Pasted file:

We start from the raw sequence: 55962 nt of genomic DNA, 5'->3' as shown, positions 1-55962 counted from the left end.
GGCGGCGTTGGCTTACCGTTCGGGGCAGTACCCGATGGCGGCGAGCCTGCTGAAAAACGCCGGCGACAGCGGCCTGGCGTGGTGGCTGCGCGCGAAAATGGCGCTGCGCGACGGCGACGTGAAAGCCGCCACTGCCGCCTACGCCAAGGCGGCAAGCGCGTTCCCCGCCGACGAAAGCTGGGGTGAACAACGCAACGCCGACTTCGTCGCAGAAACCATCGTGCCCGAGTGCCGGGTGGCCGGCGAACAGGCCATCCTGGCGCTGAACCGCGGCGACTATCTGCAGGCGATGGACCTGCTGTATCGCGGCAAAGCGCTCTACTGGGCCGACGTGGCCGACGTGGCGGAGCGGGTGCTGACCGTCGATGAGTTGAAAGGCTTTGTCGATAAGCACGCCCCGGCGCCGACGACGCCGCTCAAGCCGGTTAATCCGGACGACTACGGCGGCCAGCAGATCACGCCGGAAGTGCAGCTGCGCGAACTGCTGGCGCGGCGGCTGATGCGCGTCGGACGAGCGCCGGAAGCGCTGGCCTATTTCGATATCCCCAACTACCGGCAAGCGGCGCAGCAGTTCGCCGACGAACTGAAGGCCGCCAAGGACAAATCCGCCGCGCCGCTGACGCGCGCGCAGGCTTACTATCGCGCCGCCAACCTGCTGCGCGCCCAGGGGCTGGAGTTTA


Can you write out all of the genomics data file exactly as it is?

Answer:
We start from the raw sequence: 55962 nt of genomic DNA, 5'->3' as shown, positions 1-55962 counted from the left end.
GGCGGCGTTGGCTTACCGTTCGGGGCAGTACCCGATGGCGGCGAGCCTGCTGAAAAACGCCGGCGACAGCGGCCTGGCGTGGTGGCTGCGCGCGAAAATGGCGCTGCGCGACGGCGACGTGAAAGCCGCCACTGCCGCCTACGCCAAGGCGGCAAGCGCGTTCCCCGCCGACGAAAGCTGGGGTGAACAACGCAACGCCGACTTCGTCGCAGAAACCATCGTGCCCGAGTGCCGGGTGGCCGGCGAACAGGCCATCCTGGCGCTGAACCGCGGCGACTATCTGCAGGCGATGGACCTGCTGTATCGCGGCAAAGCGCTCTACTGGGCCGACGTGGCCGACGTGGCGGAGCGGGTGCTGACCGTCGATGAGTTGAAAGGCTTTGTCGATAAGCACGCCCCGGCGCCGACGACGCCGCTCAAGCCGGTTAATCCGGACGACTACGGCGGCCAGCAGATCACGCCGGAAGTGCAGCTGCGCGAACTGCTGGCGCGGCGGCTGATGCGCGTCGGACGAGCGCCGGAAGCGCTGGCCTATTTCGATATCCCCAACTACCGGCAAGCGGCGCAGCAGTTCGCCGACGAACTGAAGGCCGCCAAGGACAAATCCGCCGCGCCGCTGACGCGCGCGCAGGCTTACTATCGCGCCGCCAACCTGCTGCGCGCCCAGGGGCTGGAGTTTA